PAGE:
P.P.S Lest you think we\'re hillbillies who somehow just stumbled into civilization, let it be known that we, being rural and having no cable out here, did have Dish satellite for some 10 years. We decided, in order to get more frugal when the economy started nose-diving to Ditch Dish. Another factor was that we have NetFlix and one of the main types of stations we watched on Dish were movies. We didn\'t even watch most of the channels. To add to that, we were able to watch video clips or streaming video of just about every other type of topic we wanted. For example, we watch Countdown video even though we don\'t have cable and we watched the Democratic Primary through the DNC website with Silverlight video. I can watch Congress via the C-span website, and the Texas Lege via their website with a Realplayer. Neither of us cares much for sitcoms. Saying that it wasn\'a huge hit on what we did with our time. But, with the advent of the HD signals switchover, thought it was a good time to bring back the teevee, and we may watch Letterman. We\'d also like to watch the debates. And while watching movies on HDTV is a glorious thing, it isn\'t like analog is that bad. Our existing teevees are fine until the prices drop so much in the next few years on HDTVs that it makes it worthwhile to get one. I think the tevee people will be trying to cash in, with higher prices, on people who don\'t realize all they need is a 30-50 buck converter box to keep watching their old teevee. And an antenna.
Now that that\'s done, I may also try to make a coat hanger antenna, with cardboard backing and foil over it. The cost of doing THAT (assuming scrap lumber) would only be for the screws, the washers, and the UHF transformer-I actually bought two from Radio Shack the other day so I have the one I could use. (That was abut 7 bucks). All things being equal, it ought to be, like 10 bucks, if that, worth of cost to make a nice antenna. But no matter what, as I said on a different post, the Radio Shack guy tried to tell me we\'d end spending 100 bucks on this antenna so why didn\'t I just buy one already made. The actual total cost of parts for the antenna you see above is about 32.00. I\'d say that was well worth the time.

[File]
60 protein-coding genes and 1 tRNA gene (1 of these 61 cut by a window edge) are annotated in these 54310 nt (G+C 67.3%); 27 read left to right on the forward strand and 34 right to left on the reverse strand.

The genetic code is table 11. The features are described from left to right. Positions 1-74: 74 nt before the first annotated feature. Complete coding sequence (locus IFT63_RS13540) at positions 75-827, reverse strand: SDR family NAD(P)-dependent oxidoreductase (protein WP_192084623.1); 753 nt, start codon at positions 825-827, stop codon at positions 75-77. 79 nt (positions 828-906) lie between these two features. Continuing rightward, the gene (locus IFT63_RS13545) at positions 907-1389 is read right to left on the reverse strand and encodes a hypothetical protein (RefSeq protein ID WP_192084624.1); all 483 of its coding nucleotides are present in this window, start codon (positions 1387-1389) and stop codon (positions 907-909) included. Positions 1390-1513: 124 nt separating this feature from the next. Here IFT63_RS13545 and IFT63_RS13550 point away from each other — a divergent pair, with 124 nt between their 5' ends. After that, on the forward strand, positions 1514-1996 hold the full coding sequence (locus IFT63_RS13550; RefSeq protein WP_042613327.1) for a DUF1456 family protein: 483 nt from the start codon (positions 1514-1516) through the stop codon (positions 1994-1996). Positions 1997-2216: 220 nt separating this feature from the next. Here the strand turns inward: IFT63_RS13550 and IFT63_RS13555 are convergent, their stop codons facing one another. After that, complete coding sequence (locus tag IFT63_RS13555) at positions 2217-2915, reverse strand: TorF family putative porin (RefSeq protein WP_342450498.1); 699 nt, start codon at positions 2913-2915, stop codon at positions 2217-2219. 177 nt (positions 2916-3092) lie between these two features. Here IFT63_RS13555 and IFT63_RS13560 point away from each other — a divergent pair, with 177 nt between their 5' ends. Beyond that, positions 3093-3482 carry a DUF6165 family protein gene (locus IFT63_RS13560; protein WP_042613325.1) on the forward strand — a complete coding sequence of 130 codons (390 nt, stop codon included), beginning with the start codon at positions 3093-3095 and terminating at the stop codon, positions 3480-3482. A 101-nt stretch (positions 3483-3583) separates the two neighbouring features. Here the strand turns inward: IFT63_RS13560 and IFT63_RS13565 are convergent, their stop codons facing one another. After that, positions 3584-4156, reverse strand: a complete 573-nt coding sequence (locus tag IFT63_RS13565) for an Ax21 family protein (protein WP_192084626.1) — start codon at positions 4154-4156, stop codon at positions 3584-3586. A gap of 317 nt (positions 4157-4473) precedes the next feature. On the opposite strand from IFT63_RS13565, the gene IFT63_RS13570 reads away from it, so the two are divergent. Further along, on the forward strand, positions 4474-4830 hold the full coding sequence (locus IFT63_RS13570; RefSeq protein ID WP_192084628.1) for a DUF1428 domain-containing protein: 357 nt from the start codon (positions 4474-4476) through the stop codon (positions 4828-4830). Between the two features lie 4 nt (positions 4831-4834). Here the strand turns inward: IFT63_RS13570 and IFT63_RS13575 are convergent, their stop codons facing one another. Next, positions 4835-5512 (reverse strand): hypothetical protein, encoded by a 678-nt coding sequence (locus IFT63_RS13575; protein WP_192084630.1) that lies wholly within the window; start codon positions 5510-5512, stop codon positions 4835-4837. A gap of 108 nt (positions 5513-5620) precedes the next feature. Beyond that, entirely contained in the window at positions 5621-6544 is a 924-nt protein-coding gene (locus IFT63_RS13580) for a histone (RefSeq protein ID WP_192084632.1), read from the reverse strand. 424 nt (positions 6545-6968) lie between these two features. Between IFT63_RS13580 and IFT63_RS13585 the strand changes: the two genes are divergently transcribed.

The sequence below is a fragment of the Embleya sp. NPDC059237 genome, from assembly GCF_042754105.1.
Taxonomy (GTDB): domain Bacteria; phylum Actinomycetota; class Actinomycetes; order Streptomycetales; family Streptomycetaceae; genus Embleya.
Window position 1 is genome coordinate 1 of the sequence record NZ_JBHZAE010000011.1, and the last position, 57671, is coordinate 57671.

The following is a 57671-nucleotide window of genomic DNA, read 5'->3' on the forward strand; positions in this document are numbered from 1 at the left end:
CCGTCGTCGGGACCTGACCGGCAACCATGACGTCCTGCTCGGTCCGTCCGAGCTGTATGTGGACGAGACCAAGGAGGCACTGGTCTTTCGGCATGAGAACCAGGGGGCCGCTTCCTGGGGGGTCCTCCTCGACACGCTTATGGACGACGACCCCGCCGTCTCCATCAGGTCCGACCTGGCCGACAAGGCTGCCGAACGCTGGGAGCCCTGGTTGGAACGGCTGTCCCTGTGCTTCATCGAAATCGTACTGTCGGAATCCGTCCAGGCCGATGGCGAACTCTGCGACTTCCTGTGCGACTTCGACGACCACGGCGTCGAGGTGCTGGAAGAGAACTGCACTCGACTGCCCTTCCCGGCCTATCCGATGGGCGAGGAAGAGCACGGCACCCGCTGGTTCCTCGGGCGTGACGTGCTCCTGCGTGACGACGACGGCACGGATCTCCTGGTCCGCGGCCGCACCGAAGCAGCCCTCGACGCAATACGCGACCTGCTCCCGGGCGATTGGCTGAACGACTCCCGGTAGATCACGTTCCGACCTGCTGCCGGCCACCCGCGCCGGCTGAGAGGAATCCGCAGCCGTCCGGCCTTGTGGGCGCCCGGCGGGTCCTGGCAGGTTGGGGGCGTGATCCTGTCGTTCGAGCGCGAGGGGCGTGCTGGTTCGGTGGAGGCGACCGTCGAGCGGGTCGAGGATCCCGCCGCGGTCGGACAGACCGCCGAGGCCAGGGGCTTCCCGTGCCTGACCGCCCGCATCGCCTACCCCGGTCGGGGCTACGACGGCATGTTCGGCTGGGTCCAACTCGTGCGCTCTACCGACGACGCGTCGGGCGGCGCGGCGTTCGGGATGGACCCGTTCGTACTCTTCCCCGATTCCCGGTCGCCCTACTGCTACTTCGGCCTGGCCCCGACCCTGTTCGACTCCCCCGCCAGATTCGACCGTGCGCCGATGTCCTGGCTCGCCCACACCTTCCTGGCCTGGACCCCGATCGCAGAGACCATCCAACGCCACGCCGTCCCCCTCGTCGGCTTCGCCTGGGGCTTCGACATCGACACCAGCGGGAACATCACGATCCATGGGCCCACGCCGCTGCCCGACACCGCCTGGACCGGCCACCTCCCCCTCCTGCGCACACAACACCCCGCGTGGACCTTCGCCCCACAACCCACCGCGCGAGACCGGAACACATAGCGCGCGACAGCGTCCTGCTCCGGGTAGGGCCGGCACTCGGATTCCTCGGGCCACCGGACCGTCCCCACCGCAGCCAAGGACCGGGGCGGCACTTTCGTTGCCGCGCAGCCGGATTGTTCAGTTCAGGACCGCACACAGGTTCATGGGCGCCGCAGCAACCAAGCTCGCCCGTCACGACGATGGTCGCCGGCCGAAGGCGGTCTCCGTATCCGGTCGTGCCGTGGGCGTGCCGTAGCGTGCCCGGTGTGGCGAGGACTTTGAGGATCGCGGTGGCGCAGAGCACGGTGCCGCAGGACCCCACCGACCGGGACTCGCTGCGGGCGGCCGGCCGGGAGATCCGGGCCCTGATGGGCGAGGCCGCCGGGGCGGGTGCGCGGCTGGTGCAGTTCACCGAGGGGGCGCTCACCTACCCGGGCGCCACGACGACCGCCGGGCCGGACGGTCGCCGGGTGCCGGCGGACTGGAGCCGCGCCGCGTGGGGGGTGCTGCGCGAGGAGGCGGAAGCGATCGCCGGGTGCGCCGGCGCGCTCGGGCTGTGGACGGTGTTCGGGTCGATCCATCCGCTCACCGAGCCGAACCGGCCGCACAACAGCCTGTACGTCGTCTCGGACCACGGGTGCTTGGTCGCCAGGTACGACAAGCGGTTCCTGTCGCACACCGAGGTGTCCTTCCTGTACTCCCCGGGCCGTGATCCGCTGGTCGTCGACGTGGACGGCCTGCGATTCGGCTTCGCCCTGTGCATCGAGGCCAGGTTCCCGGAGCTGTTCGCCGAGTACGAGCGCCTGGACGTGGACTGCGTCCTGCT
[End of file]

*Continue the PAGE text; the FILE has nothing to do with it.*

UPDATE 10/14/2010- Lots of people have looked at this, so thought I'd put in a couple more things. First, we've been using that homemade antenna now since we made it. We did get a pre-amp for it to boost the signal because we're pretty far out away from DFW. It has worked GREAT. We also have another expensive store-bought antenna we got for testing other things but guess what, it didn't even work as well as the one we made. We might try to do some testing to have it face towards Waco to see if we can also get the television market down there, too (because you can't get both-you aim the antenna one way or the other). The other thing I wanted to point out is that we have the antenna sitting on a shelf upstairs INSIDE THE HOUSE and it works great. We got one of those signal testers where you can find out the best signal strength for how to position the antenna. Anyway, overall, pretty good, because, as we said on part 1, I got the antenna *parts* from the Dollar store, 2 cooling racks for a buck, bought the wire and made the other parts from scrap wood.